The jury in the bank fraud and conspiracy trial of President Donald Trump's former campaign chairman Paul Manafort could begin deliberating on the case as soon as Wednesday, as both prosecutors and defense attorneys are poised to deliver their closing arguments.
Presiding Judge T.S. Ellis, who has repeatedly urged attorneys in the criminal trial to maintain a fast pace and scrap evidence related to Manafort's lavish lifestyle throughout court proceedings, also bluntly suggested that both teams of lawyers should keep their closing remarks brief.
Prosecutors for special counsel Robert Mueller and Manafort's defense team have both signaled that they will need about two hours to deliver their closing arguments. "If you think you can hold a juror's attention for two hours, you live on a different planet than I do," Ellis said Friday, The Washington Post reported.
Ellis may have a point, said David Weinstein, a former federal prosecutor in the U.S. Attorney's Office in Miami. "Jurors don't have the longest attention span," especially in a "paper case" like this, Weinstein said. "At a certain point, the jurors begin to lose interest."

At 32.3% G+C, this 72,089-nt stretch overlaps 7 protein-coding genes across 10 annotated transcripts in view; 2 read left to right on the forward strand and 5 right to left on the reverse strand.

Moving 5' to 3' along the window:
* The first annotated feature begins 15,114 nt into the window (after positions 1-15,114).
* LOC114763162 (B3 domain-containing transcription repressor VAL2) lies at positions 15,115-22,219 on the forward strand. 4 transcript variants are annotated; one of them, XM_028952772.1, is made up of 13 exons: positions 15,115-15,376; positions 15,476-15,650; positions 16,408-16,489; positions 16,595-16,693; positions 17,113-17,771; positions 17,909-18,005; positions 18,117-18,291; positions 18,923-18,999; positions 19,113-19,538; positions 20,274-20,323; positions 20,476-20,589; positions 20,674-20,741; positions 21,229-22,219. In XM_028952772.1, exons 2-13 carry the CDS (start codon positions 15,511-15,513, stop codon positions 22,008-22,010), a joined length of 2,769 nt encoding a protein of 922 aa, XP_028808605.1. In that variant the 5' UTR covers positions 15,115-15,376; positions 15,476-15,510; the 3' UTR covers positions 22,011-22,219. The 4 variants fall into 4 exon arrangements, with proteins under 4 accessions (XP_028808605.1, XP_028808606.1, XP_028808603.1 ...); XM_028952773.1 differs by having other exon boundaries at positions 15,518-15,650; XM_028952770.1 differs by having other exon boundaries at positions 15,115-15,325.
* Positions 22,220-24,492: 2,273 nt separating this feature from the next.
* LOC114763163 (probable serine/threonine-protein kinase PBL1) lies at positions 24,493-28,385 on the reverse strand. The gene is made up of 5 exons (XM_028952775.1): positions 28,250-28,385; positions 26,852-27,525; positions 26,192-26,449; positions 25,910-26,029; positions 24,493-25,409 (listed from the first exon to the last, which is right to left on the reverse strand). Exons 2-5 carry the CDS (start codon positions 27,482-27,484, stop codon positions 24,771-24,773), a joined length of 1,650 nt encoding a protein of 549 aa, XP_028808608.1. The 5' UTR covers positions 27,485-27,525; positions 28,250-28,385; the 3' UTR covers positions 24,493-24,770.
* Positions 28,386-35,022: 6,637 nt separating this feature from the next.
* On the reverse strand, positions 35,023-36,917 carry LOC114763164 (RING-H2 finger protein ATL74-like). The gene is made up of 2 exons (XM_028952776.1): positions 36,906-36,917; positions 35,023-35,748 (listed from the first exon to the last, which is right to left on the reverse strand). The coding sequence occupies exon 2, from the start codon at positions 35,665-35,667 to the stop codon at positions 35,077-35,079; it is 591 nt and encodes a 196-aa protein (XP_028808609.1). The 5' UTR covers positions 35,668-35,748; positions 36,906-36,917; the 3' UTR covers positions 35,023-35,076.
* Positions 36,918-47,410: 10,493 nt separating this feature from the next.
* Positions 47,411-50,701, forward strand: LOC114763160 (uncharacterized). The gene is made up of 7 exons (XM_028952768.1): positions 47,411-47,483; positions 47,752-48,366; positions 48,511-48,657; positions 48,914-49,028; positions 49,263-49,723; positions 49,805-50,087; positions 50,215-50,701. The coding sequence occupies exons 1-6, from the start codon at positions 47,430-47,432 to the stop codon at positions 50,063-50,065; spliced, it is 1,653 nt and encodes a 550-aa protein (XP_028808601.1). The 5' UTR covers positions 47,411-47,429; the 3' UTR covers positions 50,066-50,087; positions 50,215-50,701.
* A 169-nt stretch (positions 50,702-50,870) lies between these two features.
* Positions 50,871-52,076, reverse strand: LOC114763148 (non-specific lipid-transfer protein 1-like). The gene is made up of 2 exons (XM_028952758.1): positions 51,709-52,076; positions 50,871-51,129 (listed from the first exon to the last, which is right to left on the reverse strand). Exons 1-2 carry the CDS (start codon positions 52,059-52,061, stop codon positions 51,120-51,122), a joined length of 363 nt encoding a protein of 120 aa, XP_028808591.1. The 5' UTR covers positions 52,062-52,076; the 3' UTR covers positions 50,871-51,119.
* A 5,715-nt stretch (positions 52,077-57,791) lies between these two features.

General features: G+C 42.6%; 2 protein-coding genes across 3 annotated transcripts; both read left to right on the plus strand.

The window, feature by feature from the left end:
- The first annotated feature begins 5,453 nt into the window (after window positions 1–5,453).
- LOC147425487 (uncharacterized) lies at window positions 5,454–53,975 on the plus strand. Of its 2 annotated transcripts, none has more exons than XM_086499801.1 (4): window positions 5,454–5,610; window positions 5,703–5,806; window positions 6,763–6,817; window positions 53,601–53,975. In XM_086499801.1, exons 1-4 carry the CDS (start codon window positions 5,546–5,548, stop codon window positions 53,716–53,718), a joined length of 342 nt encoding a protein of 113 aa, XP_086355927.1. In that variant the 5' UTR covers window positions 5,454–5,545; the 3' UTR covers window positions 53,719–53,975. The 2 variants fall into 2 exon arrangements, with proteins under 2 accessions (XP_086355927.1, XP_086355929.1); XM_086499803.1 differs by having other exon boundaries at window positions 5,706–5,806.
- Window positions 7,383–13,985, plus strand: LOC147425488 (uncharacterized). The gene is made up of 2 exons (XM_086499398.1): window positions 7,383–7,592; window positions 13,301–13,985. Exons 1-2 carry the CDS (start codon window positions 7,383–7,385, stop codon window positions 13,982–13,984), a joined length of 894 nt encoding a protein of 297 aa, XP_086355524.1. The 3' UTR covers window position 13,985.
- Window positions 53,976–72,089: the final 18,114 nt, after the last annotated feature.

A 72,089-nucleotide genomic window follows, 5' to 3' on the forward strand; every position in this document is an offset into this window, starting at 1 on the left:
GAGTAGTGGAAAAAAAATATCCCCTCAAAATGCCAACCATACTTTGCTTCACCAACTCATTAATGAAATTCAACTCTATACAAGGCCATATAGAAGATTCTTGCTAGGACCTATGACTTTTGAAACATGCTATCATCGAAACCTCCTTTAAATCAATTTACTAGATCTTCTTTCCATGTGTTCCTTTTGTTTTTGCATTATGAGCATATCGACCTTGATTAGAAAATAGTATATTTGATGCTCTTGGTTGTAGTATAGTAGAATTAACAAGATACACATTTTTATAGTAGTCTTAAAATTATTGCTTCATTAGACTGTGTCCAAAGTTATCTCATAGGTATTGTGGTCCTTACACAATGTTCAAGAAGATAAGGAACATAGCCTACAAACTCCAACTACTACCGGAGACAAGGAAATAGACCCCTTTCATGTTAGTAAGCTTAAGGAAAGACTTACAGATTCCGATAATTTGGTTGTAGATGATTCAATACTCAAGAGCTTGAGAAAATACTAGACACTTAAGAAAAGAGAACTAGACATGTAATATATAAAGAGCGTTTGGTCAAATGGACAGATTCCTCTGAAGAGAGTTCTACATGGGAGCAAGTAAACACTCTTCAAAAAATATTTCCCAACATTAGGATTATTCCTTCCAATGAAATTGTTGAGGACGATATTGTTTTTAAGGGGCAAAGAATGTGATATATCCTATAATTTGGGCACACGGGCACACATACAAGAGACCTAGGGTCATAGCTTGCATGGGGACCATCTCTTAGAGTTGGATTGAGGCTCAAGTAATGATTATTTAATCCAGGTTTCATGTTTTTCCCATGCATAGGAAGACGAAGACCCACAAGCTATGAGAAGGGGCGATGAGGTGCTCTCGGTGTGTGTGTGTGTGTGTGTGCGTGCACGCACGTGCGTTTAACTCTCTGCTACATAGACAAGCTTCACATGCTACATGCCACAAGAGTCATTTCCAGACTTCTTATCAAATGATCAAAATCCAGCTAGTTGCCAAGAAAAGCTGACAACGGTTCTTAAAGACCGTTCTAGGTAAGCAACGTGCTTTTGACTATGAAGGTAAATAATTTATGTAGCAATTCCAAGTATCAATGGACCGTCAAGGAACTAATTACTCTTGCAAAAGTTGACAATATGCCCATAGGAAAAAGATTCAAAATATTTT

The jury of six men and six women have already sat through 11 days of testimony from more than two dozen witnesses and viewed hundreds of financial documents presented by Mueller's team.
Manafort, who was Trump's top campaign official before resigning in August 2016, is accused of multiple counts of bank fraud, failing to file foreign bank account reports and filing false tax returns.
The charges focus on the millions of dollars Manafort earned as a consultant for the pro-Russian political party of ex-Ukrainian President Viktor Yanukovych. Prosecutors allege Manafort, with assistance from his former partner, Rick Gates, stashed millions in overseas accounts, misled the government about his income and failed to report many of those foreign accounts.
They also allege Manafort committed bank fraud by lying to obtain huge loans after Yanukovych was ousted in 2014, which dried up Manafort's income and strained his ability to maintain his lavish lifestyle.
If convicted, Manafort could be sentenced to as much as 30 years in prison for each count of the most serious charges.
Manafort has pleaded not guilty to all charges in the case, the first to be brought to trial from Mueller's investigation of Russian meddling in the 2016 presidential election. His lawyers are likely to argue in their closing remarks that Manafort did not willfully break any finance laws and that the prosecution has not met its burden of proof. Weinstein noted that proving their case beyond a reasonable doubt is "a very high" hurdle for Mueller's attorneys to overcome.